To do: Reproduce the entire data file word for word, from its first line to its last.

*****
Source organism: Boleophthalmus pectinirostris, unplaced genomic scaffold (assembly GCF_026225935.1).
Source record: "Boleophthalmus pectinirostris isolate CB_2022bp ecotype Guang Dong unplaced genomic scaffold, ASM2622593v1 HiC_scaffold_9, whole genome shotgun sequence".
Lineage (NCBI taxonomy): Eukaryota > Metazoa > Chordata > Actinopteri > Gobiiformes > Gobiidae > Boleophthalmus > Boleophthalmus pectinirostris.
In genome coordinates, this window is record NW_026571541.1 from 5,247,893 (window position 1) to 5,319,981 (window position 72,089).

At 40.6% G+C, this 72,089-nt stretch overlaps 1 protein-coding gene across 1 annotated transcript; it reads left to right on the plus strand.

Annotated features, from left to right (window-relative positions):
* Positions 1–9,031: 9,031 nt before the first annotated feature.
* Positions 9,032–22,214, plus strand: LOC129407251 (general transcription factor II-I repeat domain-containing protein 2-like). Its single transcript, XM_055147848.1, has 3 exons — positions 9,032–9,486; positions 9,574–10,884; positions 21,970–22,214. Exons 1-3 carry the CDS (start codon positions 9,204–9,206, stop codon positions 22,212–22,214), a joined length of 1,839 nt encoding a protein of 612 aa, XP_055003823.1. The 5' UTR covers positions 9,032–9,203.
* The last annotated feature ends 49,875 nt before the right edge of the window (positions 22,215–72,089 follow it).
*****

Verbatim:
Source organism: Boleophthalmus pectinirostris, unplaced genomic scaffold (assembly GCF_026225935.1).
Source record: "Boleophthalmus pectinirostris isolate CB_2022bp ecotype Guang Dong unplaced genomic scaffold, ASM2622593v1 HiC_scaffold_9, whole genome shotgun sequence".
Lineage (NCBI taxonomy): Eukaryota > Metazoa > Chordata > Actinopteri > Gobiiformes > Gobiidae > Boleophthalmus > Boleophthalmus pectinirostris.
In genome coordinates, this window is record NW_026571541.1 from 5,247,893 (window position 1) to 5,319,981 (window position 72,089).

At 40.6% G+C, this 72,089-nt stretch overlaps 1 protein-coding gene across 1 annotated transcript; it reads left to right on the plus strand.

Annotated features, from left to right (window-relative positions):
* Positions 1–9,031: 9,031 nt before the first annotated feature.
* Positions 9,032–22,214, plus strand: LOC129407251 (general transcription factor II-I repeat domain-containing protein 2-like). Its single transcript, XM_055147848.1, has 3 exons — positions 9,032–9,486; positions 9,574–10,884; positions 21,970–22,214. Exons 1-3 carry the CDS (start codon positions 9,204–9,206, stop codon positions 22,212–22,214), a joined length of 1,839 nt encoding a protein of 612 aa, XP_055003823.1. The 5' UTR covers positions 9,032–9,203.
* The last annotated feature ends 49,875 nt before the right edge of the window (positions 22,215–72,089 follow it).